[Translators-l] [Wikitech-ambassadors] Please help translate and distribute: New tech newsletter (2013, week 21)
Federico Leva (Nemo)
nemowiki at gmail.com
Fri May 24 07:29:39 UTC 2013
Guillaume Paumier, 24/05/2013 09:04:
> On Fri, May 24, 2013 at 8:39 AM, Federico Leva (Nemo) wrote:
>> Is it really effective to paste such huge amounts of (English) text and HTML
>> on village pumps etc.? Won't you just make people redirect the bot to a page
>> nobody looks at to get rid of it?
> The distribution list is opt-in,
Oh. Where/by whom was the it.quote village pump added?
> and the people who signed up did so
> after seeing the first edition, so I'm assuming they're fine with the
> English text and HTML.
> I thought about "just" posting a notification and linking back to the
> content on meta, but in my experience people prefer to get the content
> directly on their page (or e-mail) without having to do an extra
> That said, I still want to keep the text short, and to reduce the use of HTML.
>> Perhaps transclusion would work better, we used it in the past:
> Oh, this is interesting. I didn't know about this tool. Is it still maintained?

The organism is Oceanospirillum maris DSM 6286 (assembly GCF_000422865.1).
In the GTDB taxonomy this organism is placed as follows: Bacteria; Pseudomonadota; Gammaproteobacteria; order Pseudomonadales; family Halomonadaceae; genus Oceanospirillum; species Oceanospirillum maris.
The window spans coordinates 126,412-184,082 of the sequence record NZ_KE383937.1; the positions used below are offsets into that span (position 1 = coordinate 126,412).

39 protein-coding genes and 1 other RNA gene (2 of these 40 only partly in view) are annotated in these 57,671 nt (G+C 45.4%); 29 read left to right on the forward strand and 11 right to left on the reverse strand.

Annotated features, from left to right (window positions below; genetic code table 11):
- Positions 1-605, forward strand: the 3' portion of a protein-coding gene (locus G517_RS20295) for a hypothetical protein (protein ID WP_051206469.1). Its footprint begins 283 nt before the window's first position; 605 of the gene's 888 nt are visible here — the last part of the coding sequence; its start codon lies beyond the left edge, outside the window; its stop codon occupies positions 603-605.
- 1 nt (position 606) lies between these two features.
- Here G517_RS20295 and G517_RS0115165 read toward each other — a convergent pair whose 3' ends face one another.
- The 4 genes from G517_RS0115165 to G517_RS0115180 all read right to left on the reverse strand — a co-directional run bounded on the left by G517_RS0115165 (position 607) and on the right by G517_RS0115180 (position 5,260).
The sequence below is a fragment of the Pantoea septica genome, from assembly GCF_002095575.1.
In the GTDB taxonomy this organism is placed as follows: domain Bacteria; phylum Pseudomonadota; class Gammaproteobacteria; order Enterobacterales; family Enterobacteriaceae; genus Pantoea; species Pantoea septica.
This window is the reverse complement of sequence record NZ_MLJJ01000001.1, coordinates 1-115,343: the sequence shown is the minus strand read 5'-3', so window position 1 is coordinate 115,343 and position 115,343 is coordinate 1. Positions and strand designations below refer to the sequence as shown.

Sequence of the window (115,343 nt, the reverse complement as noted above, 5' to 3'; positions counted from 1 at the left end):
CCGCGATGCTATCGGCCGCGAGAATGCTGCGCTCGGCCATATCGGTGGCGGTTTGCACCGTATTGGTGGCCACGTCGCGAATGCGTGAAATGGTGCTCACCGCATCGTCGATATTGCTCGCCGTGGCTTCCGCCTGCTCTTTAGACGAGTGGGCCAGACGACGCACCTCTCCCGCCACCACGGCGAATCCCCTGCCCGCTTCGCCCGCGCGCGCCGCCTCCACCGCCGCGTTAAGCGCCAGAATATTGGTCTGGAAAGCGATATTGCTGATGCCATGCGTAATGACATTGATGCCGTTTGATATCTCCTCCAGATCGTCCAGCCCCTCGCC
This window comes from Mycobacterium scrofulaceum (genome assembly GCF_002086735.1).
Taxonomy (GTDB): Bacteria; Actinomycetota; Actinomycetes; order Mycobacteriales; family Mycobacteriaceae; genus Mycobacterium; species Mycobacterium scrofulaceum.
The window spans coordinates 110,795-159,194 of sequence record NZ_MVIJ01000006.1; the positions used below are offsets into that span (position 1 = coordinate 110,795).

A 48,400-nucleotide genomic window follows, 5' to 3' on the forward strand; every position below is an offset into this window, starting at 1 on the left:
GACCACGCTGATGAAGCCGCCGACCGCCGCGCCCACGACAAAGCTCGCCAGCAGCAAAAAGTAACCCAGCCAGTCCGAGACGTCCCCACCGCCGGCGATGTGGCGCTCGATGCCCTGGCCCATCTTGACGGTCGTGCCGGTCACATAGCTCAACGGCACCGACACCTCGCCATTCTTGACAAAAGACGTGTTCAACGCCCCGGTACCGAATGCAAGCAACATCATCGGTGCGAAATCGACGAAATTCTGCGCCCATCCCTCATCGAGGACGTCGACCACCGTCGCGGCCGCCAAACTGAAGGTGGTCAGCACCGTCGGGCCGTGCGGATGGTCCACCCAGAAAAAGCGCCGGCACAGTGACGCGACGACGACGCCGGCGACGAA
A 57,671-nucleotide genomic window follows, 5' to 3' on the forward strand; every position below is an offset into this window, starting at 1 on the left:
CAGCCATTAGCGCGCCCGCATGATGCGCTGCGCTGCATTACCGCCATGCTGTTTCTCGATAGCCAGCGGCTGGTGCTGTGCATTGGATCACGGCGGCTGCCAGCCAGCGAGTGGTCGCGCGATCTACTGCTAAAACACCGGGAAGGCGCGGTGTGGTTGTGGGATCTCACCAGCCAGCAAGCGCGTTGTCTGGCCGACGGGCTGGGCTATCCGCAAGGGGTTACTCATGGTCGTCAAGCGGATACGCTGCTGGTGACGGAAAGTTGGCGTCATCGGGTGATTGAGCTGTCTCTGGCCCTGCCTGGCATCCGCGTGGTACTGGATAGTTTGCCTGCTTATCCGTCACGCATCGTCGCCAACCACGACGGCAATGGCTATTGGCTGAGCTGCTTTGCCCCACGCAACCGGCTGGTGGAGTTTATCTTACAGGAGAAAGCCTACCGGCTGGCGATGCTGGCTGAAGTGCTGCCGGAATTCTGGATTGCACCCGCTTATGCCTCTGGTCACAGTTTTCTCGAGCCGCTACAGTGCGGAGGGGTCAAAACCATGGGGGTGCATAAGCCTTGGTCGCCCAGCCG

No, it's not been used for years, but the code should still be there.
> I'm not sure I understand yet how this system works. I think what we
> really want in the end is either cross-wiki notifications or
> cross-wiki transclusion.
It's very simple: text and its translations live on Meta and are sync'ed
on templates (user subpages) on all projects, in the language of the
project where available. When the text or translation is updated on
Meta, the bot updates it on all wikis.
Each wiki can decide where to place the last "issue", just by
transcluding the template where they prefer: this makes it easier for it
to integrate with existing pages (which have higher visibility than new
ones), including local bulletins and noticeboards but also user pages
and whatever; this helps reaching the average editor, who doesn't read
village pumps... especially when they are flooded.
Cross-wiki transclusion may happen in some decades, but this system
worked well enough; its only problems were 1) difficulty of doing
translations and hence limited language coverage, 2) low awareness and
hence transclusion; a vicious circle that ended up killing it.
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